London Calling: Lessons From the Triumphs and Defeats at the Olympics


Even though its first week is just wrapping up, these London Olympic Games have been full of truly memorable triumphs and defeats. Watching Michael Phelps take his place as the greatest Olympian ever was just one soaring milestone. On the flip side was the abyss created by world champion Jordyn Wieber’s failure to qualify for the individual all-around final in gymnastics.

For Team USA’s Wieber, it was likely her greatest personal defeat— ever. But it wasn’t the most consuming one, because in less than 48 hours, the resilient 17-year-old dynamo won gold, along with her fellow Fab 5 teammates, in the women’s gymnastics team finals. How did she do it?

“I just stayed in my little bubble and got refocused,” Wieber explained.

And sometimes, that’s exactly what you have to do in business when the chips fall fast and hard – move on and refocus.

I should know. I recently had to do that after a win for my company turned sour. In less than two weeks my team went from riding high as the victors of a competitive bid award to feeling kicked in the gut with unexpected news that the project was suddenly put “on hold.”

Emotional freefall? Absolutely. But like Wieber, we quickly rallied, got refocused and learned some valuable lessons.

Here are a few of them that might help you and your team rebound from adversity:

1. Keep moving on. Take a cue from Martha Karolyi, the team coordinator for the women’s gymnastics team, who recalibrated Wieber with these words: “The competition is not over. We have the team finals. We have to get a medal for all of us.” I couldn’t agree more. In fact, my team set sight on new business opportunities by collectively working a proposal for new business within days of the dismal news. You can give yourself a little bit of time to feel bad about the loss – but don’t get bogged down by it. You have to look ahead to future projects.

2. Keep emotions in check. This business win was a really big emotional high for my team. The project was something that jazzed us all up. But after things unraveled, I quickly realized while being excited about a project is one thing, you can’t get emotionally swept up in it. You have to unplug from that and get to work. Don’t let emotions get the best of you.

3. Trust your gut. I dismissed my first gut reaction. When the first sign popped up that there was a rocky road on the client side that needed smoothing, I should have followed my gut to probe for more details. The warning signs were there, and I dismissed them. Bottom-line: Follow your instincts.

4. Acknowledge people’s feelings.  When it comes to this, I think you have to have a personal touch. Have a face-to-face meeting with your team to talk about what happened and why. This isn’t email chatter. If you can’t round up members together then call each one personally. Listen to their feedback and acknowledge the highs and lows. Let them know that we can rally from the setback and move forward.

5. Ask everyone, “What could we have done differently?” Even though we got the win initially, maybe we didn’t ask enough of the right questions up front about the project. We got very focused on some of the tactics and perhaps didn’t have a sharper strategic outlook. I think you have to think of it like a weather forecast: Mostly sunny, with a chance of showers. We didn’t think our parade would be rained on in just two weeks, but look what happened to Jordyn Wieber. No one dreamed she wouldn’t make the cut. For my team, in the end, we became more acutely aware of how tough doing business really is these days.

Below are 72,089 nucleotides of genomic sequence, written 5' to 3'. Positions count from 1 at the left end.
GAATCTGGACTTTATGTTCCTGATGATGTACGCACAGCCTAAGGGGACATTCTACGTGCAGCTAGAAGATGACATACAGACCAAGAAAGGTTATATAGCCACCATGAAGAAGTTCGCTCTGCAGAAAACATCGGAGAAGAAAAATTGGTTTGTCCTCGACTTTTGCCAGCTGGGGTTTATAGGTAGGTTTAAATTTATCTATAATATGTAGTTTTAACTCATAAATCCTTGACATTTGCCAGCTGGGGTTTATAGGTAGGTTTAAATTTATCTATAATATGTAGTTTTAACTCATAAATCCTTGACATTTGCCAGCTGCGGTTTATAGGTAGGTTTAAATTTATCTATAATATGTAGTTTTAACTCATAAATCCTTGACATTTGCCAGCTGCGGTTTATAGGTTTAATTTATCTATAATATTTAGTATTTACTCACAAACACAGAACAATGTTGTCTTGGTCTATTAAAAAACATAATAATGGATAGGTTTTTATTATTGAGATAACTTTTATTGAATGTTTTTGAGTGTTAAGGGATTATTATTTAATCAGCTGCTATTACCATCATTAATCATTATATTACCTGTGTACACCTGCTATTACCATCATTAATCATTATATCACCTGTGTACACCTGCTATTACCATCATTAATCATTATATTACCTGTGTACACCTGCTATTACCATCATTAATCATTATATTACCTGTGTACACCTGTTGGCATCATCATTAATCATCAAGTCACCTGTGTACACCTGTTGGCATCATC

6. Keep the lines of communication open on all levels. Heed the great advice of our company’s CFO who noted, “Don't just practice good communication practices inside the company – use them with your vendors as well. Treat them like team members not adversaries.” Keep messages to the team sugar-free. That means, tell it straight. One team member credited our candid discussions for helping her to quickly recover from the loss. “There was no fluff, it was straight to the point and I was constantly in the loop of communication,” she said. “To me, whether good or bad news, it is always better to know what is going on with a client at all times so I know what to expect.”

Although my team won’t be standing on a podium anytime soon with gold medals dangling from our necks, we’ve come up smarter and more determined to win following this experience. It has made me stronger as a leader and has shown how much of a team we are.

That’s how Jordyn Wieber said she felt about her initial Olympic defeat and eventual team triumph.

Different arenas. Similar learning—for the long run.

What have you done to overcome a setback on the job, take our quick poll and let us know.

Linda Dulye is internationally recognized for helping many companies go spectator free. A former communications leader for GE and Allied Signal, Linda established Dulye & Co.   in 1998 with a practical, process-driven approach for improving communications and collaboration through an engaged workforce— a formidable competitive advantage, that she calls a Spectator-Free Workplace™.